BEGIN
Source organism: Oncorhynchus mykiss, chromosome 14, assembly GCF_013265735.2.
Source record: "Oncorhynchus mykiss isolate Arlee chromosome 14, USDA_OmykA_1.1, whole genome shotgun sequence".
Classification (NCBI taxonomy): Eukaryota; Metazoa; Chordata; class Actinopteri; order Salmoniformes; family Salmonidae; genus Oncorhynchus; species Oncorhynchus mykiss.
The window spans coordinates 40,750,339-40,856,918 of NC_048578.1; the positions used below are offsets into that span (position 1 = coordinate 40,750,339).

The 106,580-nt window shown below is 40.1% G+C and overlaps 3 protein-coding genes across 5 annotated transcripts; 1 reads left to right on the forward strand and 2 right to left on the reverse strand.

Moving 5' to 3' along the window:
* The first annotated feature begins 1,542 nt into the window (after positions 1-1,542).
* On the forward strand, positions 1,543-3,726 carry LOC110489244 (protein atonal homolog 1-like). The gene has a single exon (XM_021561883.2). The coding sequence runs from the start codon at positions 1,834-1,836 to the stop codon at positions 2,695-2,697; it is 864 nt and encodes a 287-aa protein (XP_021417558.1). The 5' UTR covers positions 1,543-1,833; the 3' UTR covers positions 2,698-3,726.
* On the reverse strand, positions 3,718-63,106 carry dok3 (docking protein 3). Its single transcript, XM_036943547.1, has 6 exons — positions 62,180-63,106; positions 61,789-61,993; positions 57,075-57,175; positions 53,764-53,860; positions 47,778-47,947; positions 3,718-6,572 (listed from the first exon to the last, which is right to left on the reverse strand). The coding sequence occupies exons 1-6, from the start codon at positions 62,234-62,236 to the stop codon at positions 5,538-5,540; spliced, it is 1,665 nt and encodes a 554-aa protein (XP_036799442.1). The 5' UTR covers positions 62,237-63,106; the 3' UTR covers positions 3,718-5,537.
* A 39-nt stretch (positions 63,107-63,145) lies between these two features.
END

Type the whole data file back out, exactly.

Source organism: Oncorhynchus mykiss, chromosome 14, assembly GCF_013265735.2.
Source record: "Oncorhynchus mykiss isolate Arlee chromosome 14, USDA_OmykA_1.1, whole genome shotgun sequence".
Classification (NCBI taxonomy): Eukaryota; Metazoa; Chordata; class Actinopteri; order Salmoniformes; family Salmonidae; genus Oncorhynchus; species Oncorhynchus mykiss.
The window spans coordinates 40,750,339-40,856,918 of NC_048578.1; the positions used below are offsets into that span (position 1 = coordinate 40,750,339).

The 106,580-nt window shown below is 40.1% G+C and overlaps 3 protein-coding genes across 5 annotated transcripts; 1 reads left to right on the forward strand and 2 right to left on the reverse strand.

Moving 5' to 3' along the window:
* The first annotated feature begins 1,542 nt into the window (after positions 1-1,542).
* On the forward strand, positions 1,543-3,726 carry LOC110489244 (protein atonal homolog 1-like). The gene has a single exon (XM_021561883.2). The coding sequence runs from the start codon at positions 1,834-1,836 to the stop codon at positions 2,695-2,697; it is 864 nt and encodes a 287-aa protein (XP_021417558.1). The 5' UTR covers positions 1,543-1,833; the 3' UTR covers positions 2,698-3,726.
* On the reverse strand, positions 3,718-63,106 carry dok3 (docking protein 3). Its single transcript, XM_036943547.1, has 6 exons — positions 62,180-63,106; positions 61,789-61,993; positions 57,075-57,175; positions 53,764-53,860; positions 47,778-47,947; positions 3,718-6,572 (listed from the first exon to the last, which is right to left on the reverse strand). The coding sequence occupies exons 1-6, from the start codon at positions 62,234-62,236 to the stop codon at positions 5,538-5,540; spliced, it is 1,665 nt and encodes a 554-aa protein (XP_036799442.1). The 5' UTR covers positions 62,237-63,106; the 3' UTR covers positions 3,718-5,537.
* A 39-nt stretch (positions 63,107-63,145) lies between these two features.